12th Conference on Cloud Physics


Cloud to ground flashes in Mexico and adjacent oceanic area: a preliminary study using data from the WWLL network

Graciela B. Raga, Universidad Nacional Autonoma de Mexico, Mexico City, Mexico; and O. Rodriguez

Data from 2 years (2004 and 2005) of observations of spherics associated with cloud-to-ground discharges were analyzed to determine the spatial patterns in the cloud-to-ground flashes associated with different cloud systems. The measurements are part of the World Wid Lightning Location global spherics network, based on Time of Group Arrival information (http://webflash.ess.washington.edu). Climatologically, the rainy season in the area lasts from May to November, with also the presence of tropical cyclones on all adjacent oceanic areas. The oceanic areas were divided into 4 sub-areas, one in the Caribbean, one in the Gulf of Mexico and two regions in the Pacific (North and South of 20 0N). The meteorological phenomena observed in each of the regions are slightly different. The NW Pacific region is seldom affected by the presence of tropical cyclones, although some of the precipitation is associated with the “monsoon of North America”. The East Pacific region is heavily affected by the Intertropical convergence zone (ITCZ). Tropical cyclones influence both the Caribbean and Gulf of Mexico regions, as well as the East Pacific region.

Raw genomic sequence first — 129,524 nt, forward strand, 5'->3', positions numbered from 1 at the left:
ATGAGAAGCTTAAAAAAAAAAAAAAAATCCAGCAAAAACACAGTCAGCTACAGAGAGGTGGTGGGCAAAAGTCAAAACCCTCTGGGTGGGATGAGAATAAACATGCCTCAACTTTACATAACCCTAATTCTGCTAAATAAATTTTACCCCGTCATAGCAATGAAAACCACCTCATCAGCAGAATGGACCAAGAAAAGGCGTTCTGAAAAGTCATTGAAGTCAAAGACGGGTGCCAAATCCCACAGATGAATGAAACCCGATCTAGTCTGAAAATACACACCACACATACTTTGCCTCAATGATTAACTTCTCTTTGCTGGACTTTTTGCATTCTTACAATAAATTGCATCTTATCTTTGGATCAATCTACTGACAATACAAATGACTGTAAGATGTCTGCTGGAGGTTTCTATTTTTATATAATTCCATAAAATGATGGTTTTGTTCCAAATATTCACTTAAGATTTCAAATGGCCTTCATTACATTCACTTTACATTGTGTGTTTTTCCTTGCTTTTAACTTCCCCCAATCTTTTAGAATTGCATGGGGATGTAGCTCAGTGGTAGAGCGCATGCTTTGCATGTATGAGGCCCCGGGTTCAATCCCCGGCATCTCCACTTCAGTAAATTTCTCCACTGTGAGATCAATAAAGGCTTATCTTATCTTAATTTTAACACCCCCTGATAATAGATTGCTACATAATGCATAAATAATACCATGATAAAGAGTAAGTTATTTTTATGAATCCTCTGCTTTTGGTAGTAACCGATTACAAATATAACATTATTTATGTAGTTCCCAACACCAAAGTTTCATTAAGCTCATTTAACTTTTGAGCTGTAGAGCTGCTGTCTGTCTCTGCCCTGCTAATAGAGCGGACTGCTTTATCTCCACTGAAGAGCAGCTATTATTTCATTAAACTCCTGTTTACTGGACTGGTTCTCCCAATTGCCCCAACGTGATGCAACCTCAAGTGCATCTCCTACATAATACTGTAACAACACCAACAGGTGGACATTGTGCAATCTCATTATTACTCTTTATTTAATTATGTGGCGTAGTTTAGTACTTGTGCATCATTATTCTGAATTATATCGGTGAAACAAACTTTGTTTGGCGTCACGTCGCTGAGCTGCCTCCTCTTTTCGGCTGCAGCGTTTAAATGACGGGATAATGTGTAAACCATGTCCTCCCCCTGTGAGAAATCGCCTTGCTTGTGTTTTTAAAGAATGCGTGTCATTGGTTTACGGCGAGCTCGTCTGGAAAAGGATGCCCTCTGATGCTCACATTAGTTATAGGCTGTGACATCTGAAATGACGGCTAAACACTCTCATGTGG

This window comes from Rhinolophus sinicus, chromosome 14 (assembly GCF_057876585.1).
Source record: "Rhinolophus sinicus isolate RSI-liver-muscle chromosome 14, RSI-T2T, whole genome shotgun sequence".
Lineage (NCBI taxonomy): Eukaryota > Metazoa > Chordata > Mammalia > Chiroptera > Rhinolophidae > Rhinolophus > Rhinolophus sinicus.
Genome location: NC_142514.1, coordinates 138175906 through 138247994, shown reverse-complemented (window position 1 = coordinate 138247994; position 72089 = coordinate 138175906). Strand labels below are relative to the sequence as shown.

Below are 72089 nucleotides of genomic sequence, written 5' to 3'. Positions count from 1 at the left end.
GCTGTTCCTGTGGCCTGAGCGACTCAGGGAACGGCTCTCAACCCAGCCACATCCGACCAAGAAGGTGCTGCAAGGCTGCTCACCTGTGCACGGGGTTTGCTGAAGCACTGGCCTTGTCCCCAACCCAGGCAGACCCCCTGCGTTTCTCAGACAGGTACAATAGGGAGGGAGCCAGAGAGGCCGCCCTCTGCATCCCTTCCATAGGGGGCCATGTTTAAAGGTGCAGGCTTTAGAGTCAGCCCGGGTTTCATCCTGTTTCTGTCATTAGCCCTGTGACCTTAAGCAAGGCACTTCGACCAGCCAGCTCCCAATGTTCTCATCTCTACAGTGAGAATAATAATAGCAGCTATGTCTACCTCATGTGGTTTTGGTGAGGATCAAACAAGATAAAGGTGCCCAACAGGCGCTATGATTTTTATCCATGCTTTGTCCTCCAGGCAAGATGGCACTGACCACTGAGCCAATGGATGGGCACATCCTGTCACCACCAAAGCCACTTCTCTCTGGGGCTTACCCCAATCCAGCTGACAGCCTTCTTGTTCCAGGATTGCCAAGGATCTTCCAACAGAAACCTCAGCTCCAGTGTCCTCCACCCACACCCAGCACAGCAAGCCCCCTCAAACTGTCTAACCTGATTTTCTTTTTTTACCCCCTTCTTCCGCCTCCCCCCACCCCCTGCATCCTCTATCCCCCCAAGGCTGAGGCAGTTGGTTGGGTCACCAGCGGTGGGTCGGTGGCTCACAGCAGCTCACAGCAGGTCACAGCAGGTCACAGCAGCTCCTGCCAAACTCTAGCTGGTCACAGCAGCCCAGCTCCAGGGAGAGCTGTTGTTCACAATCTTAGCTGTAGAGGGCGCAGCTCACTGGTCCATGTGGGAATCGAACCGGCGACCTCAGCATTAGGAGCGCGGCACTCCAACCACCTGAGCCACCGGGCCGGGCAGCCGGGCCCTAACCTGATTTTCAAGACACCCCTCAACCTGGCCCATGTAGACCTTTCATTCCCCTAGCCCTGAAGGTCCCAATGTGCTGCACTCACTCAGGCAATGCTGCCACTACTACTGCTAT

As expected, the largest fraction of cloud-to-ground flashes is observed over the continental regions. Nevertheless, a very interesting monthly variability is observed in the different oceanic sub-regions. The results showed a different behavior in each region, with the largest number of flashes observed in the Caribbean and the lowest in the NW Pacific region. The latter is the only region that exhibits a single peak in the frequency distribution in the month August for both years. In contrast, the other three regions present a bimodal distribution of flashes in time, with the main peak in August-September and a secondary maximum in May-June. This pattern is shifted earlier in time, during 2005 which was an anomalously active tropical cyclone season in the Atlantic basin. These results will be correlated with the easterly waves and tropical cyclones observed in each region, to determine links between the cyclone development and electrical activity in them.

extended abstract  Extended Abstract (160K)

Poster Session 2, Cloud Physics Poster Session II
Wednesday, 12 July 2006, 5:00 PM-7:00 PM, Grand Terrace

Previous paper  Next paper

Browse or search entire meeting

AMS Home Page